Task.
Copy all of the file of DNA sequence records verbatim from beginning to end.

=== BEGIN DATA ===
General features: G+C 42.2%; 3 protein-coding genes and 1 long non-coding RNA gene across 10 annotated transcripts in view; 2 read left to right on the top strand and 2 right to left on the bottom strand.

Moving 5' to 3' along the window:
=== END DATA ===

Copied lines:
General features: G+C 42.2%; 3 protein-coding genes and 1 long non-coding RNA gene across 10 annotated transcripts in view; 2 read left to right on the top strand and 2 right to left on the bottom strand.

Moving 5' to 3' along the window: